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Indonesian floods/Tsunami

pinnopinno Posts: 38,214
edited November 2018 in The cake stop
I'm in a bit if a moral quandary with this one.

I can't help feeling that the massive deforestation in the region has been a factor in how mobile the soil became.
Then there is the dwindling Orang-utan habitat; a fraction of what it was.
Plus, that a lot of the deforestation was/is to produce Palm oil for mainly 'bio' diesel. Hardly 'bio'.

So with all of the above in mind, there's television ads asking for charitable donations.
Do we blame the Indonesian government for the deforestation (if it was a factor) and say that the people are innocent of this tragedy or do we take the line that the people get the government they deserve?
Do we bail out a country that has shown scant regard for the environment?
Surely care and concern for the rainforest is a collective notion.

I have no idea what to think.
S - The Brazilian beach volleyball team
W - Wiggle Honda

"This year will be harder than last year. But that is good news; this year will be easier than next year."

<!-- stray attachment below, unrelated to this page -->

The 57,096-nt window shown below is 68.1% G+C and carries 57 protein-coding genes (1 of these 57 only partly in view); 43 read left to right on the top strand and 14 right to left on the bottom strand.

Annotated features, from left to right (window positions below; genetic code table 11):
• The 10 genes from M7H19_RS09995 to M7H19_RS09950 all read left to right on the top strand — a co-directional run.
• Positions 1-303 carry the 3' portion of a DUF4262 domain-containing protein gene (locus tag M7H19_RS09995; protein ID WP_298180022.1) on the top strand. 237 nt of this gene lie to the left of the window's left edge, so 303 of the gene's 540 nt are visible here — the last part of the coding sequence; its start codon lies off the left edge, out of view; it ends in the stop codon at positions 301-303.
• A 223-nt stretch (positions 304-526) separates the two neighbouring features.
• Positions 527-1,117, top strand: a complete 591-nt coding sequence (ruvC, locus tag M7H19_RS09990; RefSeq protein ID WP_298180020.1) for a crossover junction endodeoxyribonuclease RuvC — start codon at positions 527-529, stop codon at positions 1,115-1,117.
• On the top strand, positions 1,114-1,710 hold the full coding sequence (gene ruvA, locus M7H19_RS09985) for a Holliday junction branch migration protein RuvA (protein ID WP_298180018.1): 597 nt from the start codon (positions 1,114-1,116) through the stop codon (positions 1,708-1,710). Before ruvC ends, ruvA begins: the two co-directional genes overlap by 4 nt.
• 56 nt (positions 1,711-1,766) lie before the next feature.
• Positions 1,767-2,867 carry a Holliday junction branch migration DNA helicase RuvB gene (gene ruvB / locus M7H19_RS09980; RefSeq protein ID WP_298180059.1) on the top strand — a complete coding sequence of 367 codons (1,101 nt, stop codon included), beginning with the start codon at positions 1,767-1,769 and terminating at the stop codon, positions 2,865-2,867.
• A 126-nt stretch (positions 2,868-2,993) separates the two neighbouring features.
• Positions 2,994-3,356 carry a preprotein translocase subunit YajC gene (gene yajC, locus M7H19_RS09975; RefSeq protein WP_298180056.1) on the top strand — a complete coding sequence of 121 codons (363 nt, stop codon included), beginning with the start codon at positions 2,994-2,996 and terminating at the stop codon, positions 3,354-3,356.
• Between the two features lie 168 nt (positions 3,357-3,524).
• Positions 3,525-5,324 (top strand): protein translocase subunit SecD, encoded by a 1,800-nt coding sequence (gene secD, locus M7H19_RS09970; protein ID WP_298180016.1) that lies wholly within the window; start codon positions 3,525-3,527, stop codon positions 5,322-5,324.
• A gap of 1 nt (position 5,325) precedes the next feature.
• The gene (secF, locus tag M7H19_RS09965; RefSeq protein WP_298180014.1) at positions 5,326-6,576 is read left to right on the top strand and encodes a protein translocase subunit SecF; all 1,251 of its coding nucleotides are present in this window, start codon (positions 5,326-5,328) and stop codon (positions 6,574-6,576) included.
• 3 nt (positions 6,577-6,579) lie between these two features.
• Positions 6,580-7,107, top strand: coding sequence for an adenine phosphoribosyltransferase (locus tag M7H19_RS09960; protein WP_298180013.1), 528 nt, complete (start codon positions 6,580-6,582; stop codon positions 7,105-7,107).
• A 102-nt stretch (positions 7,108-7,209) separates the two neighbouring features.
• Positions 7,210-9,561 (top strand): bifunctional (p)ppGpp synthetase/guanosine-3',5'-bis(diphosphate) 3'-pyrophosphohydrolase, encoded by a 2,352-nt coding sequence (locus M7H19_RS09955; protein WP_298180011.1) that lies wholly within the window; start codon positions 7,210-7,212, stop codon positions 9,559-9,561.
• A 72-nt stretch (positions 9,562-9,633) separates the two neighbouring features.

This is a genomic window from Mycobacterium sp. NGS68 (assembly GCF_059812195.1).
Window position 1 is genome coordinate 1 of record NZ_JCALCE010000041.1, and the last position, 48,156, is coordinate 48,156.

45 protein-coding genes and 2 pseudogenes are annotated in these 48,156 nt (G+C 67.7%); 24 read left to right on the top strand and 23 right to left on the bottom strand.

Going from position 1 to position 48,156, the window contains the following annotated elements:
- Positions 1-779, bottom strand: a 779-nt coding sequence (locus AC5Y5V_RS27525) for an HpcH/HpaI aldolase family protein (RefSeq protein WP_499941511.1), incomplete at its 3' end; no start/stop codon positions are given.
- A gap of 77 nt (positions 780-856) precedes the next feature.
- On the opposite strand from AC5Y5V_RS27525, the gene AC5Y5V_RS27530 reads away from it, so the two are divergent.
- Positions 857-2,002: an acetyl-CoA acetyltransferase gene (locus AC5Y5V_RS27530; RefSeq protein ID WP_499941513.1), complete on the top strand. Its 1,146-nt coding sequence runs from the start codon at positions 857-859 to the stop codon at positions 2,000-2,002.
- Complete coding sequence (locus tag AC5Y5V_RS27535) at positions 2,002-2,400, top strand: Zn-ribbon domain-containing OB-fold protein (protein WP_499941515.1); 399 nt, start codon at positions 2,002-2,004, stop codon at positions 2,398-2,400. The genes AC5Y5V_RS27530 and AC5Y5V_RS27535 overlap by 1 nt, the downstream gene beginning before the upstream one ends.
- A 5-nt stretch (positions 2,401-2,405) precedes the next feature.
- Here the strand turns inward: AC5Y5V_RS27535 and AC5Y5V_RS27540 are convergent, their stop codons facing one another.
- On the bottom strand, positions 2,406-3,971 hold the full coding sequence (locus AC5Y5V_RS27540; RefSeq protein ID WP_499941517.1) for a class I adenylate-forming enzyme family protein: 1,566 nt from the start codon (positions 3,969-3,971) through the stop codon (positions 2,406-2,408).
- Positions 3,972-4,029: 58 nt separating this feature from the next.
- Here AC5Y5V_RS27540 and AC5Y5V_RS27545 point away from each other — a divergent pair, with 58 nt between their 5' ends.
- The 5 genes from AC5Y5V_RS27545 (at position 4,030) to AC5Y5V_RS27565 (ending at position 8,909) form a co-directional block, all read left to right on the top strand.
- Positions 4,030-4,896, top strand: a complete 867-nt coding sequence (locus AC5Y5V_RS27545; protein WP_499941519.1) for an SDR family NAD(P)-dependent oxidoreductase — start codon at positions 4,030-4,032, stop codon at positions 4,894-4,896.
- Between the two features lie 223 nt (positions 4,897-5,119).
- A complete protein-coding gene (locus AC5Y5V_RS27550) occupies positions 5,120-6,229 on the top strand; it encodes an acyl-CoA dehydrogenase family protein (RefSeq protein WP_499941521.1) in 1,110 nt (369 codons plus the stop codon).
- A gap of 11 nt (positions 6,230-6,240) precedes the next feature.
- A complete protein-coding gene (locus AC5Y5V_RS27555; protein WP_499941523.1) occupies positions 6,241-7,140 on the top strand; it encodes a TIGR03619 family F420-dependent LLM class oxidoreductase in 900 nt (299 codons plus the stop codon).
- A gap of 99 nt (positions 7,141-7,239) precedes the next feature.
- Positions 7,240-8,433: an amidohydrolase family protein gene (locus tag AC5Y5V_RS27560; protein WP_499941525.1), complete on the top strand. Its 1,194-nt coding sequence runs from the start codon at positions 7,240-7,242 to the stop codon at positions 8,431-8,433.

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Posts

  • cougiecougie Posts: 22,512
    I don't see that they brought it upon themselves. They're human beings who need help. It doesn't matter how censored their government has been.
  • rjsterryrjsterry Posts: 16,894
    Do you refuse healthcare to someone who maybe should eat better and take more exercise? I'm not sure wondering who is to blame (for the tsunami?!) is the top priority right now. I'm also not sure whether the problems of deforestation make that much difference in the face of a 400mph tsunami.
    1985 Mercian King of Mercia - work in progress (Hah! Who am I kidding?)
    1980s BSA 10sp

    Liberal metropolitan, remoaner, traitor, "sympathiser", etc.
  • craigus89craigus89 Posts: 861
    Bit of a weird one this post. Solely blaming the Indonesian government for the massive deforestation seems like a big jump when the demand for the products that requires it is coming from the western/developed world.